- To make the syrup, heat the sugar and orange juice in a saucepan over a medium heat. Simmer until the sugar is dissolved and the syrup has reduced (approx 5 mins).
- While the cake is still hot and in the tin, poke holes in the cake with a skewer and pour the hot syrup over the cake allowing it to soak down into the cake.
- To make the icing, finely chop half the basil leaves and beat with the butter and icing sugar in a stand mixer until pale. Add the mascarpone and enough orange juice to create a spreadable icing and mix gently to combine. Pound the other half of the basil leaves in a pestle and mortar to begin to release some of the herby liquid. Scrape into a sieve and place the sieve over the bowl of icing. Press down with a spatula to get some of the basil juice into the icing. Mix. Test the icing to taste for basil. If the flavour is not strong enough for your liking repeat the latter step and/or add more chopped fresh basil.
- When the cake is cool, generously spread the icing on top and decorate with crushed pistachios.
- Because of the mascarpone icing this cake needs to be stored in the fridge. Bring to room temperature before serving however. It should keep for 2-3 days although I will be honest and say that we didn’t manage to let it last that long to test!
Another incredible recipe! Thank you so much… the quantity for the flour is not stated in the recipe….
Thank you Dorothy! My apologies, this has been corrected now. Suzanne
Hi. I think the flour is missing from the list of ingredients?
Thank you Selvi! I have corrected this now. Apologies!
this is a test
I am from the US and would love your advise on substitution for the British self raising flour. We do have self raising flour here in the us and I understand it has salt. The AP flour, to make a homemade version of the self raising flour, has higher protein levels and may not be the correct one. I wonder if you have any advise?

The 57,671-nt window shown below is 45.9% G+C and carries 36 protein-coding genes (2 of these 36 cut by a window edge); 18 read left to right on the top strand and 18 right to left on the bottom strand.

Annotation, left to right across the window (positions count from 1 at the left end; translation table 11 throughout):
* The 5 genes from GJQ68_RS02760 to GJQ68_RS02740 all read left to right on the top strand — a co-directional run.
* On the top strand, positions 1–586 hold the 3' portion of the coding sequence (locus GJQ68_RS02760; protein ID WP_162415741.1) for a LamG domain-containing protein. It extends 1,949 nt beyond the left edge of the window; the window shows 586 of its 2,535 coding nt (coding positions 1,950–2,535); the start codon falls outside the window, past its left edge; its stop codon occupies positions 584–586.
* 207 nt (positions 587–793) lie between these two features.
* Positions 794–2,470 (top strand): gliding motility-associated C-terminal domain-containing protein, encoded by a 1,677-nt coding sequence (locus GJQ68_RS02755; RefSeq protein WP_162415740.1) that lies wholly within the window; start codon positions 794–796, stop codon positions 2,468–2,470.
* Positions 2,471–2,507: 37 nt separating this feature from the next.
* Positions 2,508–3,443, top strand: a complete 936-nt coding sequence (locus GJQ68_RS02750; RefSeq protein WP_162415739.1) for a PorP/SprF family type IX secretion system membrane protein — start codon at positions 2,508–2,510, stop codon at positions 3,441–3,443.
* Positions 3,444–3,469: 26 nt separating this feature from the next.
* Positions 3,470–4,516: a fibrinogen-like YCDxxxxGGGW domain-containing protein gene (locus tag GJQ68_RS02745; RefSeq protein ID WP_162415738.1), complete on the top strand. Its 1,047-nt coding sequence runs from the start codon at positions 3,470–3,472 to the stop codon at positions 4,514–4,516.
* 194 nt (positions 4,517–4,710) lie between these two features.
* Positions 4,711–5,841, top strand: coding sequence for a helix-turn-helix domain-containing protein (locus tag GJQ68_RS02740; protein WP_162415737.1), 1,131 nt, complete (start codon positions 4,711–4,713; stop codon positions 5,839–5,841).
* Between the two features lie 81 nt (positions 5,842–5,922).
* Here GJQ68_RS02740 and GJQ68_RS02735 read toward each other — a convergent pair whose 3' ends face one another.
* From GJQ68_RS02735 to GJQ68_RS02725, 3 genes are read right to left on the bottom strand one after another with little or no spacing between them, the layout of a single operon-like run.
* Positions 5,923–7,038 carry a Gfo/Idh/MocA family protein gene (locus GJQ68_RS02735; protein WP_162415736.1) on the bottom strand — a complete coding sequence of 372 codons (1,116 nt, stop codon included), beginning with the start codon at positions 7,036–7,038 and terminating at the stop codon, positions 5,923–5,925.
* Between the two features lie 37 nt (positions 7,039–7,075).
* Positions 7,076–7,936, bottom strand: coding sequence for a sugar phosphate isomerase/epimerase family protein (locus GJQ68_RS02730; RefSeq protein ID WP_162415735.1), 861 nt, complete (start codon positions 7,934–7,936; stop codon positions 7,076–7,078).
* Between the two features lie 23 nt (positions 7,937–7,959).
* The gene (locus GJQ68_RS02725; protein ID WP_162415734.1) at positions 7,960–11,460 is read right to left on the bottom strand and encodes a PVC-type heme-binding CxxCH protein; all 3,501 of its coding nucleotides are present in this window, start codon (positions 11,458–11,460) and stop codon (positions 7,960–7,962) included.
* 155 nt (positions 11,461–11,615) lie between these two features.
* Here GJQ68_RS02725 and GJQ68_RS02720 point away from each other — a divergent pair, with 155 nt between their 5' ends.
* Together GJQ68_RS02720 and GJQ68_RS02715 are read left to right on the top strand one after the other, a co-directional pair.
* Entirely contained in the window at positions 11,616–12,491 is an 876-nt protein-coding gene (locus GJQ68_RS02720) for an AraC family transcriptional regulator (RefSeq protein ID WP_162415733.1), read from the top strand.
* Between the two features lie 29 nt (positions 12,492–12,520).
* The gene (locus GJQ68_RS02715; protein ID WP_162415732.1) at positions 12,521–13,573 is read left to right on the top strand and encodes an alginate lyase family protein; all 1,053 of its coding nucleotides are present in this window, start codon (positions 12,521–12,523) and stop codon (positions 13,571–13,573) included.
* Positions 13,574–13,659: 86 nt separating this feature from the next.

Hello Jaya, thank you for your message. I am not familiar with flours in the US. Is the salt content very high in self-raising flour such that it is discernible? If not then it would be best to use this and omit any salt added to recipes perhaps as a counterbalance. Similarly I am not sure how much the protein levels differ in the AP flour, it could still be worth trying. Finally are there any specialist stores in your area that may sell British-type flours? Suzanne
Hi JPereira, you can purchase self raising flour in the USA, at King Arthur baking company online.
I leave in Canada and we do carry self raising flour, however, until this day is an extremely puzzled to work with it, so many times tryouts and always sinks in the middles nor to said how many different ways to correct issues still not getting a good result..
Hello Julia, you can also create self-raising flour by adding 1tsp baking powder for every 150g plain flour. This may work better for you as you will have more control over the raising agent. Best wishes, Suzanne